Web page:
Wednesday 17 January 2018

How Johnson went from game's pariah to world No 1

Dustin Johnson celebrates his victory following the final round of the Genesis Open golf tournament at Riviera Country Club. Photo: Gary A. Vasquez/USA TODAY Sports
Dustin Johnson celebrates his victory following the final round of the Genesis Open golf tournament at Riviera Country Club. Photo: Gary A. Vasquez/USA TODAY Sports

James Corrigan

From teenage tearaway implicated in a gangland murder to multi-millionaire athlete. From party animal with three positive tests for recreational drugs to Major champion. From game's pariah wasting all that god-given ability to world No 1 for whom rivals have nothing but praise.

"Yeah, it's been a long journey," said Dustin Johnson.

Indeed it has, making diversions into areas unvisited by any of his 19 predecessors on top of the rankings. But when the 32-year-old American tapped in for a facile success in the Genesis Open in Los Angeles on Sunday there was an overwhelming feeling that the destination had been reached.

Ominously for Rory McIlroy and Co, Johnson has the power to stick around, according to Butch Harmon.

The New Yorker, who has overseen Johnson's swing since 2009, helped Tiger Woods to a 683-week reign in the rankings. Harmon knows a golfing tyrant when he coaches one. "Dustin is the one player out there that I believe will be able to hold No 1 for a long time," Harmon said. "He has so much confidence in all parts of his game and also he is happy with his life."

The last point is critical, because the talent never was in doubt, not even when, after the acrimonious divorce of his parents, he became mixed up with the wrong crowd in his South Carolina hometown of Columbia. By the time he was 16, the main golfing universities were chasing the signature of this son of a club pro. Alas, it was not only the professors who were persuasive.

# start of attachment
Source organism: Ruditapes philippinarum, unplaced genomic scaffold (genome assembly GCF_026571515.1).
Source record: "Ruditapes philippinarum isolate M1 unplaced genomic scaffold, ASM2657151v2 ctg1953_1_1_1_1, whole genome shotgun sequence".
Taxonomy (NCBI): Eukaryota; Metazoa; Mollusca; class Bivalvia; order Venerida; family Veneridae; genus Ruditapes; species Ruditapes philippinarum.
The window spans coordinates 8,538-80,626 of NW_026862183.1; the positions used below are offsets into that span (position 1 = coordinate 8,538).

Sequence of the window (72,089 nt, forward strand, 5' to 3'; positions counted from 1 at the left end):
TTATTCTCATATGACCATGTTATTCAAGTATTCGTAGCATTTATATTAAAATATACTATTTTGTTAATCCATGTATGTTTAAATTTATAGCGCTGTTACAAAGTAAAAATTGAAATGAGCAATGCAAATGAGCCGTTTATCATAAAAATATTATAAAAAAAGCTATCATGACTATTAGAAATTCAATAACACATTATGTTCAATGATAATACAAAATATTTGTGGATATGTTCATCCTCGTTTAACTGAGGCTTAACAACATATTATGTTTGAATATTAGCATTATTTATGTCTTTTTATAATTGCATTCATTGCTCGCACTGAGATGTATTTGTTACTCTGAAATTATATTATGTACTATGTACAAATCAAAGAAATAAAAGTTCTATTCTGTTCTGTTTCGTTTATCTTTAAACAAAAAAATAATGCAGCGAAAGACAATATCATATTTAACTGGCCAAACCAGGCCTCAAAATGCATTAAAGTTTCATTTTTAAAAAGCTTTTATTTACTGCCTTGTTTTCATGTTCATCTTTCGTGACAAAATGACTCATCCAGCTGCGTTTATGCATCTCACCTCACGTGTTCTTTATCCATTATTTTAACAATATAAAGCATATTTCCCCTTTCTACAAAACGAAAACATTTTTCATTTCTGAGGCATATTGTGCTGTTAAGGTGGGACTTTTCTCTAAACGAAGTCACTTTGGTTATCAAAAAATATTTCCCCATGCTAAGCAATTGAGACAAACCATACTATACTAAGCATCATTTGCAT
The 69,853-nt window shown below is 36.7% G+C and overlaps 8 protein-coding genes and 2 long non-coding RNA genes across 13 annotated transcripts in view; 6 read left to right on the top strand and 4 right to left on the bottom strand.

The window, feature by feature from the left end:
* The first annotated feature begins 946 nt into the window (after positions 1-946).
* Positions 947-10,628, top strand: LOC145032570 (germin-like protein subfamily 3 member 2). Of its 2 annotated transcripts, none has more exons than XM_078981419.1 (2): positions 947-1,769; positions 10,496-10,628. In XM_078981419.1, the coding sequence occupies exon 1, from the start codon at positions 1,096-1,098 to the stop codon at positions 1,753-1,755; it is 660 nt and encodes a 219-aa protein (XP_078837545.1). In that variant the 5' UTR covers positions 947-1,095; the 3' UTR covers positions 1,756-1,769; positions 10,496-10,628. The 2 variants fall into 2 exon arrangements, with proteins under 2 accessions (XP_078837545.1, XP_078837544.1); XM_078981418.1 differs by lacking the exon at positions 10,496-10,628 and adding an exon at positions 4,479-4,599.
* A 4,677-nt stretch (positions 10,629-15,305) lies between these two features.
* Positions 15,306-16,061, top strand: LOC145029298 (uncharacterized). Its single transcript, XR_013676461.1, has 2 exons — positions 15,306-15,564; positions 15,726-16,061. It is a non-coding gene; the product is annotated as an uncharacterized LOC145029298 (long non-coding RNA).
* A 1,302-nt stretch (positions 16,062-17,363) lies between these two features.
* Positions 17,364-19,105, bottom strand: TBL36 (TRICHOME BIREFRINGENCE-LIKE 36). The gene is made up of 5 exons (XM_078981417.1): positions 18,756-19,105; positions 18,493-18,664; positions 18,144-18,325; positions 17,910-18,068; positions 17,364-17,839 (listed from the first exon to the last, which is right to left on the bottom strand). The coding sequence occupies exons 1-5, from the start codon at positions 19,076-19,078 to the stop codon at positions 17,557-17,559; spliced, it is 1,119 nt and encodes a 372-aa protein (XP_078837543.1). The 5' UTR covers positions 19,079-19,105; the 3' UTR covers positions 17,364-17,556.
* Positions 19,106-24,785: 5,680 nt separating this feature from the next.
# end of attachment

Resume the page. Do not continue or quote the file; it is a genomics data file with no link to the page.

A friend's brother convinced him to purchase bullets for a stolen gun that was used in a fatal shooting and although Johnson was spared jail, it was the wake-up call he required.

Johnson duly starred in the collegiate ranks, was a member of the 2007-winning Walker Cup team and wasted little time in visiting the professional winner's circle, with his PGA Tour victory at Pebble Beach, less than six months later. However, infamy kept on poking its head into the progression, with rumours of his hell-raising lifestyle being raised as quickly as the titles. And when the Major heartbreaks began, he was depicted as a brittle spirit.

At the 2010 US PGA, he led down the last, only to ground his club in a bunker which he did not know was a bunker and a year later he confirmed Darren Clarke's fairytale triumph at the Open with a shank out of bounds.

The word was he found refuge in the high life and in 2014 he announced he was taking a six-month "voluntary absence", after twice testing positive for cocaine and once for cannabis. Johnson admitted to seeking professional help for "personal struggles" and was guided back to the tee by his fiancee's father, Wayne Gretzky, the ice hockey legend.

Harmon also hails the influence of another male. Tatum Gretzky Johnson was born to Dustin and Paulina in 2015. Minus the setback at the 2015 US Open -where he three-putted from 12 feet to hand Jordan Spieth the glory - the rise has been uninterrupted since.

"Dustin becoming a father gave him that big responsibility that he'd never had before," Harmon said.

Johnson is being characteristically laid-back about his rise.

"No I wouldn't have said I was the best in the world," he said on Sunday. "But I guess I can say it now." (© Daily Telegraph, London)

Irish Independent

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